Robert Hayden was a dear friend when I was living in Nashville, Tennessee, from 1958-1963 as I worked on my BA and MA degrees in English literature at Vanderbilt University. He was a professor at Fisk University, and during that time, we would discuss poetry, literature in general, art, and theology, whether at the Bahá’í center, or at his home.
Years later, during a critical time in my academic career, this friendship inspired me to undertake writing a study of his life and his art during a critical time in my academic career. By the mid-1970s, it had become clear to me and to my department that I would not be able to complete the work I had been contracted to write for the University of Oklahoma Press—a four-volume anthology of Old and Middle English literature, with the Old English works translated by me from the original texts.
I had spent all my spare time working on this massive project, which, if completed, would have provided me with impressive credentials in the field of Medieval English literature—one of the principal areas I had chosen as my specialty. But teaching a full panoply of courses, I realized two things. First, completing this project would require at least five to ten years, during which time I would receive no credit from my department for a work-in-progress. Second, assuming that I did complete the project, the most I could hope for was to be celebrated among a small cadre of scholars who specialized in teaching in this somewhat esoteric area. I also began to notice that large anthologies were gradually being phased out by the major publishers of texts in English literature.
It was at that point that I determined, regardless of the consequences, that I would write what gave me the most delight and what I hoped would provide the greatest service to others. Understandably, the writing of Ali’s Dream had garnered me no credit whatsoever in the English department—it was a book for young people that had nothing whatsoever to do with my field or with English literature in general. And the many individual poems I was publishing provided me with limited esteem because I had not been hired as a poet.
Clearly if I were to attain tenure—so my chairman informed me—and thus retain my job, as well achieve promotion—I needed to write a scholarly work that had something to do with English literature. Ironically, it was about that time (1980) that Robert Hayden died, and I determined that by doing a work about him, I could demonstrate how his poetry and his life could only be fully understood if one appreciated how the Bahá’í Faith and its teachings had influenced the themes in his art.
Because it was clear to me that the only way to complete this challenging work was to have sufficient time away from teaching, I accepted a year-long sabbatical at half-pay to do the required research, to write the work, and to refine it sufficiently for a publisher to find it acceptable.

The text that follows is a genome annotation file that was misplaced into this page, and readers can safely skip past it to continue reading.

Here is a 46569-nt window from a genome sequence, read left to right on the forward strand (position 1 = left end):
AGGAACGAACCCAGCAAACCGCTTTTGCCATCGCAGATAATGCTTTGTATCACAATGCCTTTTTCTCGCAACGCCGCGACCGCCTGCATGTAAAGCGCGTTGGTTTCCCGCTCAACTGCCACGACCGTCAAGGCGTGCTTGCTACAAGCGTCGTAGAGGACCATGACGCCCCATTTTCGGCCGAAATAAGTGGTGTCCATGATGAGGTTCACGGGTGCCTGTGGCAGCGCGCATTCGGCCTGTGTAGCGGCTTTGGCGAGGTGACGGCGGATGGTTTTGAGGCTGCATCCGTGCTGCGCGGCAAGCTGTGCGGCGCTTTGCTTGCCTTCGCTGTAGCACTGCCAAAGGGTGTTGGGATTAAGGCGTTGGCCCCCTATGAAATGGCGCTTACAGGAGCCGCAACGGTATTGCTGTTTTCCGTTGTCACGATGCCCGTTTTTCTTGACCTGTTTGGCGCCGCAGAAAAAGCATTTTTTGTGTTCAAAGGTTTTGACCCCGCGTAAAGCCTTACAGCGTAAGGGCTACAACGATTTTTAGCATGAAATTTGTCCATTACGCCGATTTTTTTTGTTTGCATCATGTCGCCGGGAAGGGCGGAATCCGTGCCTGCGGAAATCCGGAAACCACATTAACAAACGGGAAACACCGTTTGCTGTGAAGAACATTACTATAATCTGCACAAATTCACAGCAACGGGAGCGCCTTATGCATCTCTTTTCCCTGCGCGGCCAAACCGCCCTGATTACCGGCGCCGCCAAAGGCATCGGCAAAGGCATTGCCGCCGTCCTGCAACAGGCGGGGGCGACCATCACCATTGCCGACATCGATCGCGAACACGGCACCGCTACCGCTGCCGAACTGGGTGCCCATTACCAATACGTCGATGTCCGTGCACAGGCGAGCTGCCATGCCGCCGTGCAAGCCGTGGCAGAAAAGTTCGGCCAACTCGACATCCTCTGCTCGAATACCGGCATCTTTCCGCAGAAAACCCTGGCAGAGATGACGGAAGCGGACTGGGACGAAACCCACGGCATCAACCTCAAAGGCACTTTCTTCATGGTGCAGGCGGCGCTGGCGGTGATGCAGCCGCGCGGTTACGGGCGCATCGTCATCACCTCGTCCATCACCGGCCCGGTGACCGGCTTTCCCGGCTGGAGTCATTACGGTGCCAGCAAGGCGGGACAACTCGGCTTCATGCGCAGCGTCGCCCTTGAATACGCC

It would be needless to recount the adventure of that year, the trip to Ann Arbor to converse with his friends and with his widow Erma, and the further travels to the Bahá’í archives where his papers resided. Suffice it to say that the greatest adventure of all was studying his poetry and, bit by bit, discovering how virtually every piece he penned is infused with some relationship to his beliefs as a Bahá’í. And from reading the reviews of his poetry by others, it was equally apparent that virtually no one sensed this relationship, principally because none of the critics were Bahá’ís and none knew him well enough to sense how central the Bahá’í teachings were to Hayden’s world view.
In addition, because Hayden was a symbolist poet, recovering the allusions in his verse—some of which are sublimely nuanced and quite concealed without appreciating the underlying spiritual connection contained therein—could not be adequately accomplished without a thorough knowledge of the Bahá’í Faith and its central teachings.
During this same year, I managed to obtain a contract for the book with George Ronald Publishers in Oxford, and to be assisted significantly by the dear and wise Marion Hoffman, wife of David Hofman who had founded the press. The end result was a beautifully edited, hardbound volume of almost 350 pages that won the hearts and minds of my department and resulted in my being awarded Scholar of the Year for 1984-85 for the College of Arts and Letters. What was of equal importance for me was that from that point on, no one would question the relevance of what I wrote, whether it was the relationship of my studies of theology and philosophy to the Medieval period (something readily apparent to even a novice in the field) or the many semesters of release-time I was to be awarded over the years to complete my various writing projects.
To this day, as I glance through some of the works I have written, I consider From the Auroral Darkness as perhaps the best written and best scholarly work I have produced. It continues to be utilized and cited by the growing number of Hayden scholars, and is generally accepted as the standard, if not the definitive, study of his life and art.